There are times that you have to see yourself and your future differently than everyone else. You have to dream of a life that seems unlikely or maybe even impossible.
It seemed as if the whole world thought they were nothing. Unclean, untouchable, undeserving outcasts. Forever damned by the HIV virus that had invaded their livelihood and claimed genocide on their CD4 T cells. Even their alleged soul mates had disserted them, abandoned like road kill on the Nairobi highway. These widows were told they had no future, no place in society, no reason to dream.
Fortunately, an NGO called HEART (Health Education African Resource Team) saw them differently: as women, as mothers, as dreamers. In 2005, the NGO established a program called WEEP (Women's Empowerment Equality Program), committed to restoring their health, teaching them a trade and providing temporary employment that would exercise their newly acquired skills, ultimately empowering the women so that they can exit the program and pursue the dreams that society told them to erase.
When I visited my first WEEP center in 2006, the program had just launched its pilot center of about a dozen women in Ngong (a community on the border of Nairobi). Three years later, they have 5 primary centers with almost 4o women, all of which are receiving medical access, technical training and temporary employment. The program is nearly ready to graduate their first group of women, however, the coordinators have realized that -- although these women have developed technical expertise -- they need to further develop their business acumen if they are to pursue their dreams of starting their own enterprises.
When I sat down with HEART's executive director (Vickie Winkler) to discuss an 0ver-the-weekends type project that I could support, her first suggestion was the WEEP women, and the need to explore new sales channels for their products while simultaneously providing the women with business training and experience. We both agreed that the notorious Maasai Market would be a perfect platform for them to do so, and that we would need to conduct a comprehensive training in order to prepare them.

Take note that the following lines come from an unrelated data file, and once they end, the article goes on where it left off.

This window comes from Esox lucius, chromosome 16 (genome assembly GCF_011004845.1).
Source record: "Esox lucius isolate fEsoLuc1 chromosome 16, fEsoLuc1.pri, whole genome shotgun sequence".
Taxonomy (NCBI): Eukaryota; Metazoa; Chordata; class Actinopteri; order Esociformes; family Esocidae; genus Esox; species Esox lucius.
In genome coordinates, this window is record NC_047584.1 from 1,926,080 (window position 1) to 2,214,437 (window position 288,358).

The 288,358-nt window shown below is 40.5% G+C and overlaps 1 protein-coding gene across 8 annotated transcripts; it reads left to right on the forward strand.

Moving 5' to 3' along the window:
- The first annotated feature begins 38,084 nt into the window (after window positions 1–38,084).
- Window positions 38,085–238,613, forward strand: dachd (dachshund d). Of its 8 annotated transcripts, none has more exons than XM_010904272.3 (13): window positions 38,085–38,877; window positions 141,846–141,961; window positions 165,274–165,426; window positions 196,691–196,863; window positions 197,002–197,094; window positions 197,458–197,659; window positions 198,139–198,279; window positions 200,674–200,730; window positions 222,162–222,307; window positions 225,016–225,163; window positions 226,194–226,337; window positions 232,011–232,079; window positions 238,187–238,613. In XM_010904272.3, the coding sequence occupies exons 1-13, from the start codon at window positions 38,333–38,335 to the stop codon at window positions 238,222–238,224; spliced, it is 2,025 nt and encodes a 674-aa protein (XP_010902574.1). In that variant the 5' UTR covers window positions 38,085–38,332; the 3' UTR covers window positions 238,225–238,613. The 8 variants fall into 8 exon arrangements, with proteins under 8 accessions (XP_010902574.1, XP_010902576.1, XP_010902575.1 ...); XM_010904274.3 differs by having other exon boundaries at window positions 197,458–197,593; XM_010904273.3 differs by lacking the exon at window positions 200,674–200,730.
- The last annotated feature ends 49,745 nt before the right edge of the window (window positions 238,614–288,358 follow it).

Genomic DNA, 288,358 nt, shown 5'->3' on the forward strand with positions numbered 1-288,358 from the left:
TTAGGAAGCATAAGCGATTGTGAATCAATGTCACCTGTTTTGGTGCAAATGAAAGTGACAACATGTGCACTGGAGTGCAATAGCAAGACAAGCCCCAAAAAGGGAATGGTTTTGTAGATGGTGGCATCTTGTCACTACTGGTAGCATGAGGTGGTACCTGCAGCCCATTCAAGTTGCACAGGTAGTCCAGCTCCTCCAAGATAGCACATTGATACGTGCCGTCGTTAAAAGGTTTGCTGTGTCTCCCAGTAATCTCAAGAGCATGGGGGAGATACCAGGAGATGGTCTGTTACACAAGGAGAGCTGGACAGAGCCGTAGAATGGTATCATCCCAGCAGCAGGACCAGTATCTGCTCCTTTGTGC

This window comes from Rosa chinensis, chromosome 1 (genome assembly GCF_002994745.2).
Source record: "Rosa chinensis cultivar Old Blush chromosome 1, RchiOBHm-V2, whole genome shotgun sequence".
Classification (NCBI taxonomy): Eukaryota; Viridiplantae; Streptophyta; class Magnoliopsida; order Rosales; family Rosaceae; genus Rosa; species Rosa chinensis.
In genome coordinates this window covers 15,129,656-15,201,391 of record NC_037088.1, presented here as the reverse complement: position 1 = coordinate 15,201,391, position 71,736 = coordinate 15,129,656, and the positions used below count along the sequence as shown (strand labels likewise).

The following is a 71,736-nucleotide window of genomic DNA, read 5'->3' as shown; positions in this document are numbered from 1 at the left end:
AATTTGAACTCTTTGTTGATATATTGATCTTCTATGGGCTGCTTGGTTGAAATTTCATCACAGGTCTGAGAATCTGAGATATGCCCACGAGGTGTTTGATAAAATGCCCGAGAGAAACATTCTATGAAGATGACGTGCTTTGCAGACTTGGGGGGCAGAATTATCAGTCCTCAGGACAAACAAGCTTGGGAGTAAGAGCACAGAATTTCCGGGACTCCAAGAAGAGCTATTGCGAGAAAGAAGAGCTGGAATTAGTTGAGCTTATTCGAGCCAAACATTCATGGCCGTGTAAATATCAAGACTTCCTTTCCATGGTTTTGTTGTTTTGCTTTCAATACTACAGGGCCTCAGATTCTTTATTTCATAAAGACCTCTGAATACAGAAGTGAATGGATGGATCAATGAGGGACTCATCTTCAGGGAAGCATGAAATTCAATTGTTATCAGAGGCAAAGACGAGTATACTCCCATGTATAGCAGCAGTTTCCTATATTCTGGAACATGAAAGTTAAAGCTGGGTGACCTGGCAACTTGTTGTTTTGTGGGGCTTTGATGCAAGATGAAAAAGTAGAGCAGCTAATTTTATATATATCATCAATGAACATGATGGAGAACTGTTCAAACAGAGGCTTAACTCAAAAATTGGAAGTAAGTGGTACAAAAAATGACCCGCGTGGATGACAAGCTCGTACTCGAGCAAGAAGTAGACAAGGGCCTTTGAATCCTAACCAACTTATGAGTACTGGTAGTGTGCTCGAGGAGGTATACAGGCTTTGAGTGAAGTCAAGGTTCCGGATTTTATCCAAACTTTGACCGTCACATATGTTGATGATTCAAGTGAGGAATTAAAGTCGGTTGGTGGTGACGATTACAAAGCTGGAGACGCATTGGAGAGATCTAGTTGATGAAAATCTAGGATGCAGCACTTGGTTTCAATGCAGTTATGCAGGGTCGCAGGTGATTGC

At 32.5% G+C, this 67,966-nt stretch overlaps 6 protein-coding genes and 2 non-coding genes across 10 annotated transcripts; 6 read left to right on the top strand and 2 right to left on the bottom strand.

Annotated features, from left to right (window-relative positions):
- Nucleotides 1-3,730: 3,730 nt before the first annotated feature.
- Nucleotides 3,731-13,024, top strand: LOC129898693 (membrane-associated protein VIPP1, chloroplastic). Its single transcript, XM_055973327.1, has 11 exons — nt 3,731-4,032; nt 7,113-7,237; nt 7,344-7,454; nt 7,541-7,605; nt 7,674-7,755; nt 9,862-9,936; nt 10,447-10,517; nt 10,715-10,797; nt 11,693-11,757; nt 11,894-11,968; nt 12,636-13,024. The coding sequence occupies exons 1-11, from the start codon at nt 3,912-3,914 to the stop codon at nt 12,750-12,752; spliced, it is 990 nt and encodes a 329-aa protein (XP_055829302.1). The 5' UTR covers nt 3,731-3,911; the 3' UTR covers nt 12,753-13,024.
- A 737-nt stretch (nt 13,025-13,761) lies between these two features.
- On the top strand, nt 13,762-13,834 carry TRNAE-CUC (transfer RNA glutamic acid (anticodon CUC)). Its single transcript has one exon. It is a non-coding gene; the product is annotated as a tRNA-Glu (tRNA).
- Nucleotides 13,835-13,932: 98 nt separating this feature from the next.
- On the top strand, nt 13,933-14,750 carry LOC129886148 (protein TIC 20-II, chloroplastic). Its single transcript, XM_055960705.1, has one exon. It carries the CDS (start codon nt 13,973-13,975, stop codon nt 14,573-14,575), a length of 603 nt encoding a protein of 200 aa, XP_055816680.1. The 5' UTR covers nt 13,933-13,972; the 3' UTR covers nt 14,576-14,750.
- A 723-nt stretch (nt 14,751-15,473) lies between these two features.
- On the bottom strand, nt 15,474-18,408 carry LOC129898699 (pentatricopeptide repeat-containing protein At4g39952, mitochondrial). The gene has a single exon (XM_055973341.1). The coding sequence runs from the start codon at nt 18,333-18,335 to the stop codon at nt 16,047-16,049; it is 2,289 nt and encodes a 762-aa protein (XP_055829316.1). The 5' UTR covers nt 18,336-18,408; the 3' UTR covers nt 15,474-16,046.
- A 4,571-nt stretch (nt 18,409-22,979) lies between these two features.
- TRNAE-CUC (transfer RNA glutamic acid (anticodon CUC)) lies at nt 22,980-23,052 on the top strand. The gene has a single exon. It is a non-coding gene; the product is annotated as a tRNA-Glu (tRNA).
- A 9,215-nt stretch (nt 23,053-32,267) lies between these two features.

After an unexpected amount of planning and preparation, the 10 women punctually entered into the dimly light and dehydratingly hot Gospel Victory Center, to take tedious notes, ask targeted questions, and engage in role-playing exercises facilitated by the 7 speakers, 4 WEEP coordinators and myself.
Of the many lessons and takeways from the two days, I will never forget the exercise we began with on Saturday. The day before, the chairman of the Maasai Market Empowerment Trust had shared with us the importance of dreaming, specifically to dream big, because entrepreneurs are first dreamers. Imagine the impact that this had on the women, a group who society would say there is no point in dreaming, because they are HIV positive and won't live long enough to see those dreams realized.
So we began Saturday morning with each of the women sharing their dreams and visions for their life. One by one they re-crafted dreams that would inspire even the likes of Joseph or Dr. King, dreams of clothing and jewelry shops in Kibera, of school uniform stalls in Mathare, of returning to their home villages and establishing tailoring services, of employing other disadvantaged women, of empowering their children with business skills.
During the last session, a speaker (called Susan) from Jamii Bora (the largest microfinance institution in Kenya) talked about how she nearly died from HIV/AIDS, how she vomited through the ARV treatments, and how she was cut and beaten by the stigmatisms forced upon her -- all struggles the WEEP women had endured. But then Susan proudly boasted about how she never stopped dreaming, how she used the loans and the Jamii Bora community support to found her own business and fund her kids through school, and how she transformed herself from nothing to something.
As the women stared, laughed, cheered, and even finished Susan's sentences for her, I couldn't help becoming restless in my seat, thinking about the women's upcoming debut at the Maasai Market, their eventual exit from the program, their dreams to materialize their various visions, and the unimaginable accomplishments they had already achieved just by being alive and physically (and mentally healthy. As they started universally clapping at Susan's from nothing to something proclamation, I thought of an entrepreneur from Ghana -- I thought about how the words he shared at a conference applied directly to the WEEP women's renewed dreams of a life that might seem unlikely or maybe even impossible: we the willing have been doing so much with so little for so long, we can now do anything with nothing.
Stella, one of the 10 women who participated in the training, who dreams of starting her own designer-fashion clothing company (more pics to follow).